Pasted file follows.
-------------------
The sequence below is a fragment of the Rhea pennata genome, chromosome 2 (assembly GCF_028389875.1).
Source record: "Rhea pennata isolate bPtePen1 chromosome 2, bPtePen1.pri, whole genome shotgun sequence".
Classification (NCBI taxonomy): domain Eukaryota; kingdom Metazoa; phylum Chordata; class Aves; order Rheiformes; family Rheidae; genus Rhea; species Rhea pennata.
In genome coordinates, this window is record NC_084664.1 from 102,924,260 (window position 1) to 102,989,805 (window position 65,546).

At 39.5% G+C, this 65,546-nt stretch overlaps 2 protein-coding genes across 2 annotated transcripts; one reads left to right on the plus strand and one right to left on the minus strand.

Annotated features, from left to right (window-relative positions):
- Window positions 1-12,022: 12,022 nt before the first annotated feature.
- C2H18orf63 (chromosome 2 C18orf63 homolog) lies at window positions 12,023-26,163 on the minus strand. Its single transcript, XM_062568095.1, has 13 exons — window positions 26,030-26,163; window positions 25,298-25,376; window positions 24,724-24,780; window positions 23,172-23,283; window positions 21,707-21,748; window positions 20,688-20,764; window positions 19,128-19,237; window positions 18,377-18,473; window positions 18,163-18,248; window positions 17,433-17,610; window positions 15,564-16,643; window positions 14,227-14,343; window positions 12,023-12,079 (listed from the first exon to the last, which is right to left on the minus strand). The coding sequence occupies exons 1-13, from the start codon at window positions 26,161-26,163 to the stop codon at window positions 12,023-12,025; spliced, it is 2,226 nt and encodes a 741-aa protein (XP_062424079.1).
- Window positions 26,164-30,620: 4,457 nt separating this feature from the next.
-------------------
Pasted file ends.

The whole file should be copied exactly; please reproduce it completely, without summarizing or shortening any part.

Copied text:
The sequence below is a fragment of the Rhea pennata genome, chromosome 2 (assembly GCF_028389875.1).
Source record: "Rhea pennata isolate bPtePen1 chromosome 2, bPtePen1.pri, whole genome shotgun sequence".
Classification (NCBI taxonomy): domain Eukaryota; kingdom Metazoa; phylum Chordata; class Aves; order Rheiformes; family Rheidae; genus Rhea; species Rhea pennata.
In genome coordinates, this window is record NC_084664.1 from 102,924,260 (window position 1) to 102,989,805 (window position 65,546).

At 39.5% G+C, this 65,546-nt stretch overlaps 2 protein-coding genes across 2 annotated transcripts; one reads left to right on the plus strand and one right to left on the minus strand.

Annotated features, from left to right (window-relative positions):
- Window positions 1-12,022: 12,022 nt before the first annotated feature.
- C2H18orf63 (chromosome 2 C18orf63 homolog) lies at window positions 12,023-26,163 on the minus strand. Its single transcript, XM_062568095.1, has 13 exons — window positions 26,030-26,163; window positions 25,298-25,376; window positions 24,724-24,780; window positions 23,172-23,283; window positions 21,707-21,748; window positions 20,688-20,764; window positions 19,128-19,237; window positions 18,377-18,473; window positions 18,163-18,248; window positions 17,433-17,610; window positions 15,564-16,643; window positions 14,227-14,343; window positions 12,023-12,079 (listed from the first exon to the last, which is right to left on the minus strand). The coding sequence occupies exons 1-13, from the start codon at window positions 26,161-26,163 to the stop codon at window positions 12,023-12,025; spliced, it is 2,226 nt and encodes a 741-aa protein (XP_062424079.1).
- Window positions 26,164-30,620: 4,457 nt separating this feature from the next.